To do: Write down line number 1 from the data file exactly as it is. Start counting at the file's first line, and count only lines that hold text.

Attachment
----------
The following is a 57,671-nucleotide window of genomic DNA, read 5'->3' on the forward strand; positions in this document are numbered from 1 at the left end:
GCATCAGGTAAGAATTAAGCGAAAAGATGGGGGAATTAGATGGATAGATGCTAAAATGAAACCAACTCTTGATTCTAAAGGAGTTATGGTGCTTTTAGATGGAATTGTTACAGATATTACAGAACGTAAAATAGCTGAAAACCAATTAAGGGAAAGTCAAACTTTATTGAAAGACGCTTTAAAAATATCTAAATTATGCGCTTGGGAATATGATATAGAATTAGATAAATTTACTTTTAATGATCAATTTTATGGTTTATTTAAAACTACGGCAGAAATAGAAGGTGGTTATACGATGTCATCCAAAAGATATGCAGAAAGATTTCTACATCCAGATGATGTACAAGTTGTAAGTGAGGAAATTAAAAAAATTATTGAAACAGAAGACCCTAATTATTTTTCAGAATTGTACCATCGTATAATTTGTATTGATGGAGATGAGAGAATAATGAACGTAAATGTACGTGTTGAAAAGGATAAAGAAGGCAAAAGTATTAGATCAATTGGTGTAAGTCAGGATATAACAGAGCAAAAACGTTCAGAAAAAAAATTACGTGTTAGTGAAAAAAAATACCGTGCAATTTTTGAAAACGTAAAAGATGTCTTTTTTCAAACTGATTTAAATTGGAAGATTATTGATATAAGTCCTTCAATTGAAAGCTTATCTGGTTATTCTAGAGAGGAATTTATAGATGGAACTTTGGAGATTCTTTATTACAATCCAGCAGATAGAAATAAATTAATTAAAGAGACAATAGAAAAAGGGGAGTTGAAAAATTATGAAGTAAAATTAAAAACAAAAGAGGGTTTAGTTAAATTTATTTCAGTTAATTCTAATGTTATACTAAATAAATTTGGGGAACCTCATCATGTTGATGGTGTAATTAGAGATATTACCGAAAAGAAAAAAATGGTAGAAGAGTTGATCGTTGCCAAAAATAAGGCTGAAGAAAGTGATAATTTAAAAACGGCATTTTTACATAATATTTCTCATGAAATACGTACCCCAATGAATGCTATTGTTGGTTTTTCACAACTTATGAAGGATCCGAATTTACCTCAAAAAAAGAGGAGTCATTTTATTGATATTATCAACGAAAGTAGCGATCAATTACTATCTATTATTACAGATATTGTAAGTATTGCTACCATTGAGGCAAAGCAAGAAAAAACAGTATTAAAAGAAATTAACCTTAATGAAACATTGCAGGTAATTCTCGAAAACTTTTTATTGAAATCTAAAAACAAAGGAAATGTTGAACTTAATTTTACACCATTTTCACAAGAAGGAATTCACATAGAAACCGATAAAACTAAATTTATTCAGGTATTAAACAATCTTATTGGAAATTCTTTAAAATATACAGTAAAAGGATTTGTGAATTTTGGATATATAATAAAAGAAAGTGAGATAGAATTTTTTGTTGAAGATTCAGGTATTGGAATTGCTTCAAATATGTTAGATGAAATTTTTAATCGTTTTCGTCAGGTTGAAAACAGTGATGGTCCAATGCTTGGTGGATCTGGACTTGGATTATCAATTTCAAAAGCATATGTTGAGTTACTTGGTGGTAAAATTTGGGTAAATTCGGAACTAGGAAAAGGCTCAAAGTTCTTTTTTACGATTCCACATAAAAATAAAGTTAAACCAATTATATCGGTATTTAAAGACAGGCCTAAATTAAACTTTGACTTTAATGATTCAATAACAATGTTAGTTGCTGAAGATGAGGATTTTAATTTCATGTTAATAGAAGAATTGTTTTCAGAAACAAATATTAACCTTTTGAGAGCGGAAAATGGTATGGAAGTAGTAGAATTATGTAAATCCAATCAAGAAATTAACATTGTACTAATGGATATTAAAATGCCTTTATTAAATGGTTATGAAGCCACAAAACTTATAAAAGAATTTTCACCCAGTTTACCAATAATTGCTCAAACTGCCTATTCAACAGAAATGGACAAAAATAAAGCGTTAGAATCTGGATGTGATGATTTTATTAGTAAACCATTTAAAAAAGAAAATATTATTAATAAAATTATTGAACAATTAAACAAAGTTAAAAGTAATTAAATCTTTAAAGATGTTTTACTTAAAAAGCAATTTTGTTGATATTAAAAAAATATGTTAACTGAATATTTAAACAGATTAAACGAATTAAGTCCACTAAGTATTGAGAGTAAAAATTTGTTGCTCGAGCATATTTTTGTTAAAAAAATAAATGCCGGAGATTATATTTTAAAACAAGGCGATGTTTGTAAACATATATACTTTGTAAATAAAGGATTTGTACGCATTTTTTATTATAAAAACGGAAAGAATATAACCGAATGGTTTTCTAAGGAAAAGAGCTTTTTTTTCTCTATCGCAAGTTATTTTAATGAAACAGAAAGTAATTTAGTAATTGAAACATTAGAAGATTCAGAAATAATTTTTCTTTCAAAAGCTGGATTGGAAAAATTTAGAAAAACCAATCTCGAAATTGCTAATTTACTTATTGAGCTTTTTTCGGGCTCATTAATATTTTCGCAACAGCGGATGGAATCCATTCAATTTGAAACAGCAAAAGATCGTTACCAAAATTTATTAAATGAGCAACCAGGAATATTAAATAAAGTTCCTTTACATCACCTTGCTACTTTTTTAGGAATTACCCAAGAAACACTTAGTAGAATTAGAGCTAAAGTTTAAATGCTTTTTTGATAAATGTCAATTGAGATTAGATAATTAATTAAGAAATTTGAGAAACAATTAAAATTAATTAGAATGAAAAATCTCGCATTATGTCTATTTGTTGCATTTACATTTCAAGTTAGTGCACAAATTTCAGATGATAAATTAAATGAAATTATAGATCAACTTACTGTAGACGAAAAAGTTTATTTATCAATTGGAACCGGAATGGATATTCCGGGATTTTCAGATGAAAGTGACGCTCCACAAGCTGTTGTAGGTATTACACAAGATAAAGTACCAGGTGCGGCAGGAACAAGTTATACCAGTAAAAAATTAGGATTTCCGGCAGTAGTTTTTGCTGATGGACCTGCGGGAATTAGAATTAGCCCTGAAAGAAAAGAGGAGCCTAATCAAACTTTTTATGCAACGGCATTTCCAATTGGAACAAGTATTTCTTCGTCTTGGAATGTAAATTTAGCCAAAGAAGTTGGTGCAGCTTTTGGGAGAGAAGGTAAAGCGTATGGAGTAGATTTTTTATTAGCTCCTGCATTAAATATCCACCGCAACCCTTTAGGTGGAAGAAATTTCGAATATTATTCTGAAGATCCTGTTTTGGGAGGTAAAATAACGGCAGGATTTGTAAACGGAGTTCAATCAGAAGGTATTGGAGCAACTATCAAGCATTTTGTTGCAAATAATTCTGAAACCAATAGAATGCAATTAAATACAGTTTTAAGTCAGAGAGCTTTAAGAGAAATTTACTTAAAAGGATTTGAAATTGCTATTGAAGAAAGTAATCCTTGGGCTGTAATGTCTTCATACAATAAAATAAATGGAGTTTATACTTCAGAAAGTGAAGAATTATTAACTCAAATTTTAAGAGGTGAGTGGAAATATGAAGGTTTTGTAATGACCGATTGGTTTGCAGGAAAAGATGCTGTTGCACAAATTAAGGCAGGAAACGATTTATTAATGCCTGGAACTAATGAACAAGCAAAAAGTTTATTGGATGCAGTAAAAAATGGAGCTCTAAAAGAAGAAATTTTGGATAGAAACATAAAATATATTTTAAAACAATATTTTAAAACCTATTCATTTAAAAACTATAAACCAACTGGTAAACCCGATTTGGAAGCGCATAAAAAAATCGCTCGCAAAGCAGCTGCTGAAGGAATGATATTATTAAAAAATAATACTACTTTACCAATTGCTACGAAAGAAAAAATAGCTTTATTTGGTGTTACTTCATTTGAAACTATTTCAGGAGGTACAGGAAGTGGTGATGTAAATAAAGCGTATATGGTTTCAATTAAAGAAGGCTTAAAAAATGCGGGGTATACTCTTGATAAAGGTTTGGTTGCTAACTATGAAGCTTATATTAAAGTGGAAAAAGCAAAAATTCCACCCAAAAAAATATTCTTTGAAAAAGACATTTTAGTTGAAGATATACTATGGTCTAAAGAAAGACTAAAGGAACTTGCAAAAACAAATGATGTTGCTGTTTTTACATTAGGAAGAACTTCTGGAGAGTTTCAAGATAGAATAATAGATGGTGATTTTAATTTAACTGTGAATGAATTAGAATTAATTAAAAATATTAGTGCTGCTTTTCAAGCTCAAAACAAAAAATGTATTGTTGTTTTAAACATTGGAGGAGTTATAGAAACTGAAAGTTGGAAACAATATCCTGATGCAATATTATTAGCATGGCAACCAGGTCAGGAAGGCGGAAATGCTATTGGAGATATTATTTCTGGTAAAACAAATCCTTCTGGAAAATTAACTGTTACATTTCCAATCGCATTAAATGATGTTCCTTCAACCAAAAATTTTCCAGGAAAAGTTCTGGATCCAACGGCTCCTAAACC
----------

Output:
The following is a 57,671-nucleotide window of genomic DNA, read 5'->3' on the forward strand; positions in this document are numbered from 1 at the left end: